You know, for me, this is a bit of a game changer.

Lots of automakers have tried to make some kind of an SUV that gives you truly good performance and handling.

Until now, only the Subaru Outback came close for me, but Mazda’s smallest crossover, the CX-5, may take the crown.

Start with the looks. Not as swoopy and boy-racer looking as it’s bigger brother the CX 9, the CX-5 is aerodynamic but also a little more squared off, which frankly means, roomier.

Inside, the latest generation of Mazdas reaffirms my faith in designers. They manage to combine practicality with style. It is, in short, a darned nice place to park your carcass.

Under the hood, only one engine choice. A 2.5-liter, inline four cylinder powerplant sends 187-horsepower to all four wheels, and the trip from stop to 60 miles per hour takes about 8 seconds. That won’t put you on the front row at Indy, but it’s not too bad for a small, shapely rolling box.

You can also get the CX-5 in front-wheel-drive as well.

Handling is really, really good. The Grand Touring model we drove takes corners with authority and while it doesn’t stick like glue exactly, it’s pretty good library paste. Compared to many of its wallowing compadres in the SUV field, it’s the sports car of the bunch.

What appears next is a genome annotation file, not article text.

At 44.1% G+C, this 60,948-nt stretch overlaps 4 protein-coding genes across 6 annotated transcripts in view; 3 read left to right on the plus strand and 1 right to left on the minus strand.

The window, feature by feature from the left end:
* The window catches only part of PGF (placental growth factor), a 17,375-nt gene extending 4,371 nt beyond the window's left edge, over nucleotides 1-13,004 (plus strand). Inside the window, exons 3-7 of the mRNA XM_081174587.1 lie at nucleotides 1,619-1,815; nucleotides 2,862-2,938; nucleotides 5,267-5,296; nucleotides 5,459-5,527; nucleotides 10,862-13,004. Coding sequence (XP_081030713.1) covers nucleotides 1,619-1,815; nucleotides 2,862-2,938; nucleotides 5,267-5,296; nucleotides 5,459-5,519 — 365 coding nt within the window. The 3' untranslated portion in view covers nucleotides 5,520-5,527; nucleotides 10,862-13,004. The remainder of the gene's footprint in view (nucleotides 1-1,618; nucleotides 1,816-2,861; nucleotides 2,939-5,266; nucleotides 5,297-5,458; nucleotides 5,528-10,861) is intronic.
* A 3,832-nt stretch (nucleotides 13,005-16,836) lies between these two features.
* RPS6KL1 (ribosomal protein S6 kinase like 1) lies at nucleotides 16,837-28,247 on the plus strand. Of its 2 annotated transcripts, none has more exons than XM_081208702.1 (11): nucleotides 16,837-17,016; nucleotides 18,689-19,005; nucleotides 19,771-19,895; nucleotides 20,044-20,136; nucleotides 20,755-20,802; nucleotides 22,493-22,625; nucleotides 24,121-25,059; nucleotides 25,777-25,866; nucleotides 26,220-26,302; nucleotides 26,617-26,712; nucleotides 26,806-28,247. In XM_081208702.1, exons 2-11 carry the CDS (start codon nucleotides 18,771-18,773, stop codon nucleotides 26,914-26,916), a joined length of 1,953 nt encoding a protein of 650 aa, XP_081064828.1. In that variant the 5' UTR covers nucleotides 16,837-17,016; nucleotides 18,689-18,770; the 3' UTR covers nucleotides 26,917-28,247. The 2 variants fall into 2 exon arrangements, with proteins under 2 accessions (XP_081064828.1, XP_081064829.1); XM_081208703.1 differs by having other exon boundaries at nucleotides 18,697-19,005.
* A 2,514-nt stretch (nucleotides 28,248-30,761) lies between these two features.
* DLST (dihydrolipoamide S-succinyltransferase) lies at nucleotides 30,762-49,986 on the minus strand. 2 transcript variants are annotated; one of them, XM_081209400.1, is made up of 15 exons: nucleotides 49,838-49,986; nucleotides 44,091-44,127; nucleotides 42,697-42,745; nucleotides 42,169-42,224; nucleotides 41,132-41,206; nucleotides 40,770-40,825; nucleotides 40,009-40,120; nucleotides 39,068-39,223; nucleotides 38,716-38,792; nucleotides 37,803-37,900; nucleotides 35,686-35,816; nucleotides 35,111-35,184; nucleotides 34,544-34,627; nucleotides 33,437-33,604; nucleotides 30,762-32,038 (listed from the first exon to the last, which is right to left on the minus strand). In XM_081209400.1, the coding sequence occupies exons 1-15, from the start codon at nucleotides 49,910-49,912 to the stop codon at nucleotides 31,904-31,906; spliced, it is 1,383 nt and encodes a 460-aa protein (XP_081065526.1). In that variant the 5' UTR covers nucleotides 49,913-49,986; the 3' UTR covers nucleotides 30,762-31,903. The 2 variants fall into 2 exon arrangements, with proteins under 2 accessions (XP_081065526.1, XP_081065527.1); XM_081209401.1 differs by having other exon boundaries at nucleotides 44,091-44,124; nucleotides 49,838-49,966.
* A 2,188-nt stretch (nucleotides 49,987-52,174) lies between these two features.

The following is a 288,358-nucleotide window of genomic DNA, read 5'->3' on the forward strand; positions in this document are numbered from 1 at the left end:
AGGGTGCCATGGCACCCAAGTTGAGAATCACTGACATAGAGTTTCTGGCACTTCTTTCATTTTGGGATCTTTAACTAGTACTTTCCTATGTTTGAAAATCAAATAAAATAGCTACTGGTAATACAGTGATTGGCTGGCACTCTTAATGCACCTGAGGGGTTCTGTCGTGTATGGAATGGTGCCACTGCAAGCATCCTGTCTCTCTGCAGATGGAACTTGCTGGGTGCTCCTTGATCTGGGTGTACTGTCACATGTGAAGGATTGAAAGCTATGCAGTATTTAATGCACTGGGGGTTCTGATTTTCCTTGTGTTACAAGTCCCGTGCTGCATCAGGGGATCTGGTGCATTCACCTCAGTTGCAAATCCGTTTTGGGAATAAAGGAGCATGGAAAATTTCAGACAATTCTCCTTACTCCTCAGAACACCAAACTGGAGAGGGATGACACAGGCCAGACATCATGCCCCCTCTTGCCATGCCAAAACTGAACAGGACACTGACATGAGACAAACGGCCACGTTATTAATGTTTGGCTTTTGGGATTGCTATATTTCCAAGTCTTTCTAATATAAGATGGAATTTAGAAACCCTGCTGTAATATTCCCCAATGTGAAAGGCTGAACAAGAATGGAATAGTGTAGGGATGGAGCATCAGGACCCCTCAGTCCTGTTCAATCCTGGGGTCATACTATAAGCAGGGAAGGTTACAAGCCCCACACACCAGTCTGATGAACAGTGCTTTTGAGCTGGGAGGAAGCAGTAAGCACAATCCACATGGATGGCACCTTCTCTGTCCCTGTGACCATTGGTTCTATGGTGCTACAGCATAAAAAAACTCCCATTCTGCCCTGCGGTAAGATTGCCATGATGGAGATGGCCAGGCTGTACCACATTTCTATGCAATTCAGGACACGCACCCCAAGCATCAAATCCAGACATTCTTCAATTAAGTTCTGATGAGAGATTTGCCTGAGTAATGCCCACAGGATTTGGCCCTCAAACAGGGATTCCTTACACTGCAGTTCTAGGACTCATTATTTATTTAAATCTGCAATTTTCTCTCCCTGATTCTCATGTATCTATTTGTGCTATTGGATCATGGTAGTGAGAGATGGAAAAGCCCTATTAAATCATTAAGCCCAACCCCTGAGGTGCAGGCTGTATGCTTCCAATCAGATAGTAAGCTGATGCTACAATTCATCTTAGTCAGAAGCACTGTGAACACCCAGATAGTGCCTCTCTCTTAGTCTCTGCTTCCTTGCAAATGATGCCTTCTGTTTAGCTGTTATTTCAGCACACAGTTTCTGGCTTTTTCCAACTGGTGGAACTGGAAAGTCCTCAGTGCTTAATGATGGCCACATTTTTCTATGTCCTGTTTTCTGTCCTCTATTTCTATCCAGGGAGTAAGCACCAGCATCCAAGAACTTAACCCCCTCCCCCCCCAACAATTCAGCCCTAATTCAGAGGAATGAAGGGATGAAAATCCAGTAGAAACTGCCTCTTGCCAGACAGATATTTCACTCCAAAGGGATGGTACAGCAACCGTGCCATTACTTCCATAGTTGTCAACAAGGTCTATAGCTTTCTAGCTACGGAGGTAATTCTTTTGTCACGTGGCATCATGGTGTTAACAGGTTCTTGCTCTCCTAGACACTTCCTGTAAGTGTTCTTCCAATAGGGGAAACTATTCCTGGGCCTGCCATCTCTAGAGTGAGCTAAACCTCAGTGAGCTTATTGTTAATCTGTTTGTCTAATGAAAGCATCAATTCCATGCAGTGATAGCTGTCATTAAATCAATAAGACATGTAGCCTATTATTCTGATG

And all this performance doesn’t require as much Middle-Eastern go-juice as many of its competitors as well. 23 miles per gallon city, 29 on the highway are the figures, and for a truck that can carry 4 comfortably, along with most of the debris of modern civilization in the back, it’s pretty darned good.

This combination of efficiency and performance is called SKYACTIV by Mazda. That’s a fancy marketing term for, it works. And loaded up, it works for about $34-grand.

In short, I liked it and the CX-5 is not a machine I expected to feel much about one way or another. That’s called winning you over, and Mazda is making a habit of that these days.